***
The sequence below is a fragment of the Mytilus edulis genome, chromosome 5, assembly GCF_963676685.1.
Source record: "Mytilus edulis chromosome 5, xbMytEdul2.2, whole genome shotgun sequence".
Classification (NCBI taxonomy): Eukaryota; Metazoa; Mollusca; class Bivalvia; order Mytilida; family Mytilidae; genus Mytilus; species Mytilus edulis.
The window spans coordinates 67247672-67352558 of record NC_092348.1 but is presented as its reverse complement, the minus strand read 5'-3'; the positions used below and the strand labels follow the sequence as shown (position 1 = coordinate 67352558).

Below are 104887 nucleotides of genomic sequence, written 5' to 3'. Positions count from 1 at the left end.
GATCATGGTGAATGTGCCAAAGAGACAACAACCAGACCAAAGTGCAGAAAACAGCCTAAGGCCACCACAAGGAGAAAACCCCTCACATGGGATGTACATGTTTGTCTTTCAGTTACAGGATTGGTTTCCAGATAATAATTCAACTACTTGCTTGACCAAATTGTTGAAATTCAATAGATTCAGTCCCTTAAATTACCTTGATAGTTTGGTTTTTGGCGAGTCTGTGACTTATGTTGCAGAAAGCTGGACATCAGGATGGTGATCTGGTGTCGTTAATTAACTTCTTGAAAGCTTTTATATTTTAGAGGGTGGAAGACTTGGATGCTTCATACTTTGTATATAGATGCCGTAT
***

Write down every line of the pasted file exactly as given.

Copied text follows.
The sequence below is a fragment of the Mytilus edulis genome, chromosome 5, assembly GCF_963676685.1.
Source record: "Mytilus edulis chromosome 5, xbMytEdul2.2, whole genome shotgun sequence".
Classification (NCBI taxonomy): Eukaryota; Metazoa; Mollusca; class Bivalvia; order Mytilida; family Mytilidae; genus Mytilus; species Mytilus edulis.
The window spans coordinates 67247672-67352558 of record NC_092348.1 but is presented as its reverse complement, the minus strand read 5'-3'; the positions used below and the strand labels follow the sequence as shown (position 1 = coordinate 67352558).

Below are 104887 nucleotides of genomic sequence, written 5' to 3'. Positions count from 1 at the left end.
GATCATGGTGAATGTGCCAAAGAGACAACAACCAGACCAAAGTGCAGAAAACAGCCTAAGGCCACCACAAGGAGAAAACCCCTCACATGGGATGTACATGTTTGTCTTTCAGTTACAGGATTGGTTTCCAGATAATAATTCAACTACTTGCTTGACCAAATTGTTGAAATTCAATAGATTCAGTCCCTTAAATTACCTTGATAGTTTGGTTTTTGGCGAGTCTGTGACTTATGTTGCAGAAAGCTGGACATCAGGATGGTGATCTGGTGTCGTTAATTAACTTCTTGAAAGCTTTTATATTTTAGAGGGTGGAAGACTTGGATGCTTCATACTTTGTATATAGATGCCGTAT